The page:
developed their own partisan moral-political concepts and partisan
moral-political language. Liberals have not. The best that
can be done for the sake of a balanced discourse is to develop
a meta-language -- a language about the concepts and language
used in morality and politics.

These theses are inconsistent with the very format of news
reporting and political discussion in the media. They are
also inconsistent with traditional liberal assumptions about
political discourse. . .

[N]ews reporting assumes that concepts are literal and nonpartisan.
But concepts, and the language that expresses them, are typically
partisan, especially in the moral and political spheres. . .

[I]t is assumed that the use of language is neutral, that words
are just arbitrary labels for literal ideas. But in morality
and politics, that is rarely true. Language is associated with
a conceptual system. . .

[N]ews reporting is issue-oriented, as if political issues could
be isolated from the moral matrix in which they are embedded.
But political issues are rarely, if ever, isolable from their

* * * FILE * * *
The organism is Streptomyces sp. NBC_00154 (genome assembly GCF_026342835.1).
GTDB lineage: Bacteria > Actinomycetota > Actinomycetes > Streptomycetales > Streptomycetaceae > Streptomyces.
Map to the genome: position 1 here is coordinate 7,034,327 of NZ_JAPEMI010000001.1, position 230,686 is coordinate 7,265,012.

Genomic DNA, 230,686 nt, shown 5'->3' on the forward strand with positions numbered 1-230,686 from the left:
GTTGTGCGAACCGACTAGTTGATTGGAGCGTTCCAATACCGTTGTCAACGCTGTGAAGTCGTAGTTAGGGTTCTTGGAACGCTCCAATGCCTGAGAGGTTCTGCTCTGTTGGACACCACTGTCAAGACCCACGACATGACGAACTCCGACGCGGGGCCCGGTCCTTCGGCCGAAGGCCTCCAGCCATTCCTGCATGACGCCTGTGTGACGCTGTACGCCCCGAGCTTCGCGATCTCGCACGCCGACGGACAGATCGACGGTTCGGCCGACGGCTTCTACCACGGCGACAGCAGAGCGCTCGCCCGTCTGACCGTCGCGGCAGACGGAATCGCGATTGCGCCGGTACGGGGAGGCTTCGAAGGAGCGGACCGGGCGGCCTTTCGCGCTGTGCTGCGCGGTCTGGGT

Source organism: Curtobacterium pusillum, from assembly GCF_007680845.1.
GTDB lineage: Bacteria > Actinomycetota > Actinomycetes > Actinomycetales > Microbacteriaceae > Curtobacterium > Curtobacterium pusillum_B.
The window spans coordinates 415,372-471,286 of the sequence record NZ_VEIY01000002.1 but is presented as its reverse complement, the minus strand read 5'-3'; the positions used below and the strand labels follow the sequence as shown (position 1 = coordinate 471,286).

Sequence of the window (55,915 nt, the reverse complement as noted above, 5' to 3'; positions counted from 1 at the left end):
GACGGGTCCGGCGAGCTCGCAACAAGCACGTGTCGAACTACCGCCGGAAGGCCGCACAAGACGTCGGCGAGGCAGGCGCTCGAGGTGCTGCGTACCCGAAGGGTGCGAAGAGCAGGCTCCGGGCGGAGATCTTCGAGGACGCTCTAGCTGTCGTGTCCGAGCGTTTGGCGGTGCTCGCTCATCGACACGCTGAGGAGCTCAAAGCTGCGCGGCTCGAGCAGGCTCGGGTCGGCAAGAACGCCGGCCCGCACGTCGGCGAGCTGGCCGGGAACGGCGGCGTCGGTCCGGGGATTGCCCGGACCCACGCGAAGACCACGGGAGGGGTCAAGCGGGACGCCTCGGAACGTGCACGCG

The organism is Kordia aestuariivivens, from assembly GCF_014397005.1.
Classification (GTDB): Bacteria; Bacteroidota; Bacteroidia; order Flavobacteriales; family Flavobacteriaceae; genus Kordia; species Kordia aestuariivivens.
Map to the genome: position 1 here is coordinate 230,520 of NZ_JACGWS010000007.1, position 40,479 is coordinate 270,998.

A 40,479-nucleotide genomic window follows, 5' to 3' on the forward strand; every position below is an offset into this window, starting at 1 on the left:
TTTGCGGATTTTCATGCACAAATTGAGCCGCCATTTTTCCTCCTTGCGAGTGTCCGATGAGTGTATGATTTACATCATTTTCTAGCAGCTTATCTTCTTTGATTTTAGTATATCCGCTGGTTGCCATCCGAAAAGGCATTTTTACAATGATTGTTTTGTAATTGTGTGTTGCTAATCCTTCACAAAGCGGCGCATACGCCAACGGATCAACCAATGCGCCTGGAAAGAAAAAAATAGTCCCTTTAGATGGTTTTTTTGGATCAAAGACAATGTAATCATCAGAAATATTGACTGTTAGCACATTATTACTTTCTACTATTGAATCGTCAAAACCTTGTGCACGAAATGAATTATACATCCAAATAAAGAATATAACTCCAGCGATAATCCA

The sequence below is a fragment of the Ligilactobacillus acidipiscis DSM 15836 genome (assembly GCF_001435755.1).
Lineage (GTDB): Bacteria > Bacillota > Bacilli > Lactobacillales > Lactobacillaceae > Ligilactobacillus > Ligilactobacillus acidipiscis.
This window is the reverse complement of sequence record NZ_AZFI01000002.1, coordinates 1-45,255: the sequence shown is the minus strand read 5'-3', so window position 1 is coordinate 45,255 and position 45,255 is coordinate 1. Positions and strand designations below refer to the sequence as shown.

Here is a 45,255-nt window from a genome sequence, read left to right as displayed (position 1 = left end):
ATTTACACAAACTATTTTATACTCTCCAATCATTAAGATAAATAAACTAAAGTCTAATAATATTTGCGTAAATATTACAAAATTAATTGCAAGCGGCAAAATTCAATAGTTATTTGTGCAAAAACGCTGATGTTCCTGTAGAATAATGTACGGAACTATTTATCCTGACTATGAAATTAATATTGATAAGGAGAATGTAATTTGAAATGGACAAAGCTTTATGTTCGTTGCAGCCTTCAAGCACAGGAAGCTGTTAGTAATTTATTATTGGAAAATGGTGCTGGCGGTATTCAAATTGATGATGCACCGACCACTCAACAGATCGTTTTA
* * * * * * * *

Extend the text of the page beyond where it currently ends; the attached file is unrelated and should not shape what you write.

moral matrix. . .

[I]t is assumed by the news media that all viewers, listeners, or
readers share the same conceptual system. But that is false.
Even the most "objective" reporting is usually done from a
particular worldview, one that is typically unconscious and taken
for granted by the reporter. . .

In short, public discourse as it currently exists is not very
congenial to the discussion of the findings of this study.
Analysis of metaphor and the idea of alternative conceptual
systems are themselves not part of public discourse. Most people
don't even know that they have conceptual systems, much less how
they are structured.
George Lakoff, _Moral Politics: How Liberals and Conservatives Think_,
Epilogue "Problems for Public Discourse", pp. 384-388